The other beautiful analogy of the violin, or any other musical instrument, is it can play many tunes, many harmonies, in solo, as a duet or leading an orchestra, both syncing and syncopating the melody and harmony to the others. The same is true of us, applying our talents to personal goals, relationships, team environments and wider organisational missions, listening to the music and tuning in.

Some pieces of music are better suited to some instruments than others – and that’s ok. You don’t see a violinist or flautist upset because a part of the composition doesn’t include their instrument at that moment. Musicians understand and love the beauty and harmony of the piece, and are happy to play their role in weaving it together. They trust the conductor, each other and themselves to do the piece justice, to woo the audience and transcend them to another place, filling them with the emotions the composer intended.

Now consider an organisation, built on great values, with a shared mission and goals. Each team member needs to play in harmony for the organisation to achieve. An environment where each person is knowing, confident and passionate about their particular talents and how they mesh with others to create beauty and harmony. Unusual words in an organisational framework, and yet, it is music to our ears when we hear positive feedback on our work, when we satisfy our customers, when we have content employees, when our shareholders are happy.

So be like the great conductors and get your orchestra to play in harmony. Lead the way in doing things differently.

Did this resonate and you’d like to know more? Please get in touch for your confidential one-to-one.

inSight - Salty not Sweet

3 + 15 =

Success in succession

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3 SECRETS OF TOP TALENT

In any organisation these days, we come across a myriad of titles. But when one breaks it down, what are titles really all about? Do they help us in being better? It seems to me that sometimes, a title is a mask and stands in the way of us being our best.

For simplicity’s sake, imagine two people in an organisation, each responsible for their own area but ultimately responsible for the wellbeing of the organisation. And now imagine one of them is missing the ball on something.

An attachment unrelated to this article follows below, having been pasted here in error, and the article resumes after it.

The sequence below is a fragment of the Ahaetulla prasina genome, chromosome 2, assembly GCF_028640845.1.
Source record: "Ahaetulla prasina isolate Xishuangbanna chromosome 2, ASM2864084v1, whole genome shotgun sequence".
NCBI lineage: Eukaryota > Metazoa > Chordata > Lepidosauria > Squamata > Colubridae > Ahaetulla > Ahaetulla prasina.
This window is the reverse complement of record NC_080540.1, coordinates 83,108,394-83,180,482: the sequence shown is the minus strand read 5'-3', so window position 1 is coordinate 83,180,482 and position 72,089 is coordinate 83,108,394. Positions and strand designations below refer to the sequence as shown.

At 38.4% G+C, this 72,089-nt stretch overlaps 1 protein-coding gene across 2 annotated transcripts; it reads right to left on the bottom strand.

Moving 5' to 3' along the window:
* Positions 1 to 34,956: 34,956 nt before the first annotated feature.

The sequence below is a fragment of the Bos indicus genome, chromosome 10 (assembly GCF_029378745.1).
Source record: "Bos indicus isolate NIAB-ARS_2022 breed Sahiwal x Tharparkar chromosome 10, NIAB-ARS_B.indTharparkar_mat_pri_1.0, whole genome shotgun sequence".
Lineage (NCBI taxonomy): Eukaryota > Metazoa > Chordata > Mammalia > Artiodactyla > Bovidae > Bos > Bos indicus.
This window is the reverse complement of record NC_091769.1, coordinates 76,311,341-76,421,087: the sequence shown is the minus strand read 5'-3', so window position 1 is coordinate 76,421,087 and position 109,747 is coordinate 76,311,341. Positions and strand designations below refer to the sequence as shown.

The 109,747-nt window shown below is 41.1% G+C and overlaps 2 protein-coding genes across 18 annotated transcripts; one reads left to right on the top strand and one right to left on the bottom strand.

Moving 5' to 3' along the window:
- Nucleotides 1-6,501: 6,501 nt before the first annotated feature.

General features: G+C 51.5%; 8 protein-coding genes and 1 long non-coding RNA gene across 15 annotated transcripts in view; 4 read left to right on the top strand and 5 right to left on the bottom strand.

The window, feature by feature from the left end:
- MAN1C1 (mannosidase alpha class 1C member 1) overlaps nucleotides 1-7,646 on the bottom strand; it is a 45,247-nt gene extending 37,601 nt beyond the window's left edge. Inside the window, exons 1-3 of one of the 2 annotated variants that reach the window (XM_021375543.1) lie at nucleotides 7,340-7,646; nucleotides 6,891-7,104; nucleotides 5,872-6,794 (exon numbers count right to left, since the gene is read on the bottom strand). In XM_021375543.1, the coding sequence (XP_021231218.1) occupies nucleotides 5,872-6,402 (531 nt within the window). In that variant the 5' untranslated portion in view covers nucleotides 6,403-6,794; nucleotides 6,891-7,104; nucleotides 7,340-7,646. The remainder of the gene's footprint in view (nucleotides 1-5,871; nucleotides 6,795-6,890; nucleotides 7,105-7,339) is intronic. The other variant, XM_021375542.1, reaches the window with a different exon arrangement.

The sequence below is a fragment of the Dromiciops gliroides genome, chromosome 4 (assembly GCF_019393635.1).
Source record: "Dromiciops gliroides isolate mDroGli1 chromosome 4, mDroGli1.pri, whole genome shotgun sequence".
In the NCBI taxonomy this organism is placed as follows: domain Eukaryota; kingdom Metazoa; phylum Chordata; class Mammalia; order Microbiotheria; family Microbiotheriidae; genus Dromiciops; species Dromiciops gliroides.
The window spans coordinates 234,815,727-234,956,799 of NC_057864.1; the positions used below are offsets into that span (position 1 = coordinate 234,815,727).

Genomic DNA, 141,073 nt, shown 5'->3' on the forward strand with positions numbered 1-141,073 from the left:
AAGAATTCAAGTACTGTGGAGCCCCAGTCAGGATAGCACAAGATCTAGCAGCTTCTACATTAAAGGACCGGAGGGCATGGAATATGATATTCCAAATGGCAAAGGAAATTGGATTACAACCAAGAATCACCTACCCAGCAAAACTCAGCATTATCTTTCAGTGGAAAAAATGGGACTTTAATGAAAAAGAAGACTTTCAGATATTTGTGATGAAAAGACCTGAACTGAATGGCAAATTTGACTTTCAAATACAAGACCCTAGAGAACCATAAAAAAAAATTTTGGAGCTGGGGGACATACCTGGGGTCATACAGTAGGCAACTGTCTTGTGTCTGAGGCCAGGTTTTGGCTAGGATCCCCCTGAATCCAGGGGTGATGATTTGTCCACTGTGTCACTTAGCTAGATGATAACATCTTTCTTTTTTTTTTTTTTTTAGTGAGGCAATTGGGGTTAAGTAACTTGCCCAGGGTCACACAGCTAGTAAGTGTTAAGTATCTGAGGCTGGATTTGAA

I recently observed this and was fascinated by two hugely different outcomes when adopting two opposing outlooks. In the first instance, one of the colleagues was willing to allow the other to trip up. And yet, when she adopted the perspective of a fellow human as opposed to a colleague with a title, she took on an entirely different stance, one of collaboration, empathy and all hands on deck.

Somewhere along the line, we have created a belief system within organisations and ourselves that, in order to make it to the top, we have to be guarded, tough and use sharp elbows – for what end really I have no clue, since getting to the top in that manner would be very lonely indeed.

So, adopting this vein of thinking, one would like to believe that the people at the top are mean, ruthless and generally not very nice.

The good news is that this is not the case. In profiling some of the best talent from around the world, there were three elements that were consistently present amongst those who companies wanted to have as part of their team:

1. They are great human beings – possessing strength of character, commitment and integrity, they have a desire and ability to grow and guide people, working with and through others.

2. They love what they do – doing something which resonates with a deep part of who they are, something they are interested in, engaged with and committed to.

3. They all had a mentor in some way shape or form at some point in their life and/or career that imparted wisdom and guidance.

There are some positive shifts taking place, with a call to basic and traditional values of honour, integrity, respect, etc. A time when people want to treat others and be treated as human beings as opposed to numbers. Where, to bring out the best in others and ourselves, we must be true to who we are as human beings as opposed to hiding behind some title.

We are in a time when we can create positive changes in our ‘corporate’ experiences. An opportunity to instil a strong value set within our companies that resonate with and embody members of the organisation, enabling them to tap into who they truly are instead of resorting to titles for position and power. A time when companies live human values as opposed to a string of words and niceties that beef up a website or other corporate collateral. An opportunity to shape our organisations to create real value with every interaction and along the value chain.